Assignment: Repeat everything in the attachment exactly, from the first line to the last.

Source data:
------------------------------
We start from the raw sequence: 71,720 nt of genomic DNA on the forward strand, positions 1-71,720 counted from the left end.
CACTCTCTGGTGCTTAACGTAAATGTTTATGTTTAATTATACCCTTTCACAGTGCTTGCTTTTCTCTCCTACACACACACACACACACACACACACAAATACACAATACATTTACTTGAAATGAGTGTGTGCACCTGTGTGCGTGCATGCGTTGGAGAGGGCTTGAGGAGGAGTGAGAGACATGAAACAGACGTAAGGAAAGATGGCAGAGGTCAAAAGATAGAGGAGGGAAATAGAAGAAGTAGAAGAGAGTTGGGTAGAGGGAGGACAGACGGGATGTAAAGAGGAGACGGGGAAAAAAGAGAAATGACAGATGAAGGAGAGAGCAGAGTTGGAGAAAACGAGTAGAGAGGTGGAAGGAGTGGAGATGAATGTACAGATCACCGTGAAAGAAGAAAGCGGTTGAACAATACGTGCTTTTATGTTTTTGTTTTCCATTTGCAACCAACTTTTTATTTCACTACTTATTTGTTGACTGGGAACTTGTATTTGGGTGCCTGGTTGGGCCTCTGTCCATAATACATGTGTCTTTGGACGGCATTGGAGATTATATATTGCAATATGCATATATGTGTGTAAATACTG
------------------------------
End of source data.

We start from the raw sequence: 71,720 nt of genomic DNA on the forward strand, positions 1-71,720 counted from the left end.
CACTCTCTGGTGCTTAACGTAAATGTTTATGTTTAATTATACCCTTTCACAGTGCTTGCTTTTCTCTCCTACACACACACACACACACACACACACAAATACACAATACATTTACTTGAAATGAGTGTGTGCACCTGTGTGCGTGCATGCGTTGGAGAGGGCTTGAGGAGGAGTGAGAGACATGAAACAGACGTAAGGAAAGATGGCAGAGGTCAAAAGATAGAGGAGGGAAATAGAAGAAGTAGAAGAGAGTTGGGTAGAGGGAGGACAGACGGGATGTAAAGAGGAGACGGGGAAAAAAGAGAAATGACAGATGAAGGAGAGAGCAGAGTTGGAGAAAACGAGTAGAGAGGTGGAAGGAGTGGAGATGAATGTACAGATCACCGTGAAAGAAGAAAGCGGTTGAACAATACGTGCTTTTATGTTTTTGTTTTCCATTTGCAACCAACTTTTTATTTCACTACTTATTTGTTGACTGGGAACTTGTATTTGGGTGCCTGGTTGGGCCTCTGTCCATAATACATGTGTCTTTGGACGGCATTGGAGATTATATATTGCAATATGCATATATGTGTGTAAATACTG